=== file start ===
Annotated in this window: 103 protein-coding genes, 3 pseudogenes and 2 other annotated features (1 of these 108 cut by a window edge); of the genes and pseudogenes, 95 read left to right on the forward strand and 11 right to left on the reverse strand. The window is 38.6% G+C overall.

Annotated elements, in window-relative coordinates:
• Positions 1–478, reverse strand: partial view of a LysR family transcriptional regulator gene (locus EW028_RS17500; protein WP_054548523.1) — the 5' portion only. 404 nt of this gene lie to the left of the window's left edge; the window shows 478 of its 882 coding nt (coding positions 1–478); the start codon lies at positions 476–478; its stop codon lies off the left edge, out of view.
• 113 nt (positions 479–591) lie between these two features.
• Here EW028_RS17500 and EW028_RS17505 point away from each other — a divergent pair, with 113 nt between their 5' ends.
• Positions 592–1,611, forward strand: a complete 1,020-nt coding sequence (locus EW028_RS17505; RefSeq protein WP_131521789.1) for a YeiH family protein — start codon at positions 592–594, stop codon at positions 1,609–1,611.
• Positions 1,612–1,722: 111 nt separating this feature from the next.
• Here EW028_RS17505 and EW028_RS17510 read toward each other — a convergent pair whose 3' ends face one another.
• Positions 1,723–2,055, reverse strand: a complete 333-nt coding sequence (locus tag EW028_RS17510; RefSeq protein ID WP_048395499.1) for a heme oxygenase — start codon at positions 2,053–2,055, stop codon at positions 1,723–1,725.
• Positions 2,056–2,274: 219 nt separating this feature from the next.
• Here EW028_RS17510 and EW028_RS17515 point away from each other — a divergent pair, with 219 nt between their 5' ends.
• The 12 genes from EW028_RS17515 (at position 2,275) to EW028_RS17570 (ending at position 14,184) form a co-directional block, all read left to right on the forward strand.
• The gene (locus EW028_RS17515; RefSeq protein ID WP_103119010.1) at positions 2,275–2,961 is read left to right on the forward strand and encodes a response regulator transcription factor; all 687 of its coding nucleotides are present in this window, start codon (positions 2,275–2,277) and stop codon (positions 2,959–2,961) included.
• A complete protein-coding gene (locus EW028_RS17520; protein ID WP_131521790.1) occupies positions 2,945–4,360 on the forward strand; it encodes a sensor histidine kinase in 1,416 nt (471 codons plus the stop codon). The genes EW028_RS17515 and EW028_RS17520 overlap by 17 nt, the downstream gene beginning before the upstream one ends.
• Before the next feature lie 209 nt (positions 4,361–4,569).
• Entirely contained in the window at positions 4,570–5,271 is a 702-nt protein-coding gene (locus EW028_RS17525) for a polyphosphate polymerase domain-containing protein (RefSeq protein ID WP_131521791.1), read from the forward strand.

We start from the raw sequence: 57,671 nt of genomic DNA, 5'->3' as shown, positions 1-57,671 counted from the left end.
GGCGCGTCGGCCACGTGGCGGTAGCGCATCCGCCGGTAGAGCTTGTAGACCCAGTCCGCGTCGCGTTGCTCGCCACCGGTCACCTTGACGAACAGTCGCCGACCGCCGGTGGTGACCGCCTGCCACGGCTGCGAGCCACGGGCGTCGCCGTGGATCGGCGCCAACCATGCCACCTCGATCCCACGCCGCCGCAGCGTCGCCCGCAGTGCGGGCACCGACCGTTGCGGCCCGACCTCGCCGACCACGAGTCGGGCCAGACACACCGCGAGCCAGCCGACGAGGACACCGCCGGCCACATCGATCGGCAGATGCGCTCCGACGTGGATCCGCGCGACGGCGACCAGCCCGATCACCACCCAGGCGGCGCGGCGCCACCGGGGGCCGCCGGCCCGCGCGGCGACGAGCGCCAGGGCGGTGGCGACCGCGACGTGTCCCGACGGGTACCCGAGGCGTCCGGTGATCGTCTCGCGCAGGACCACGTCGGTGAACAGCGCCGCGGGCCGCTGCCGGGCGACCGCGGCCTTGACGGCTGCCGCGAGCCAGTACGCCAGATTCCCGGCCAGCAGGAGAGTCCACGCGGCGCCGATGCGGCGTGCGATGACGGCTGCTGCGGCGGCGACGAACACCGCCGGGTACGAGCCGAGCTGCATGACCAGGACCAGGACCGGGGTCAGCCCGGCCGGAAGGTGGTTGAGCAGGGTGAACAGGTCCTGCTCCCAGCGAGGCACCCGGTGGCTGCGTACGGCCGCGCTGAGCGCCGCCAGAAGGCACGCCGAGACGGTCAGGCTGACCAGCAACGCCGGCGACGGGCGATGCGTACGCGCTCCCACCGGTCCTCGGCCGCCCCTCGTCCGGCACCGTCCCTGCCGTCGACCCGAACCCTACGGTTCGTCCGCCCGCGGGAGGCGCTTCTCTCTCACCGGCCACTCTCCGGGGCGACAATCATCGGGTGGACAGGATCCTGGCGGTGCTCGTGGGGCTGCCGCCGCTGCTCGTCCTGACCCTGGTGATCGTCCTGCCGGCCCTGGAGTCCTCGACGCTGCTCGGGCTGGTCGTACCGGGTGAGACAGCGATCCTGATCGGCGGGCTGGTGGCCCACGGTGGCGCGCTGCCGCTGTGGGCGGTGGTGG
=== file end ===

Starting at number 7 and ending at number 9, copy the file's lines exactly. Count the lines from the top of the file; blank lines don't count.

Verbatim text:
• Positions 1,612–1,722: 111 nt separating this feature from the next.
• Here EW028_RS17505 and EW028_RS17510 read toward each other — a convergent pair whose 3' ends face one another.
• Positions 1,723–2,055, reverse strand: a complete 333-nt coding sequence (locus tag EW028_RS17510; RefSeq protein ID WP_048395499.1) for a heme oxygenase — start codon at positions 2,053–2,055, stop codon at positions 1,723–1,725.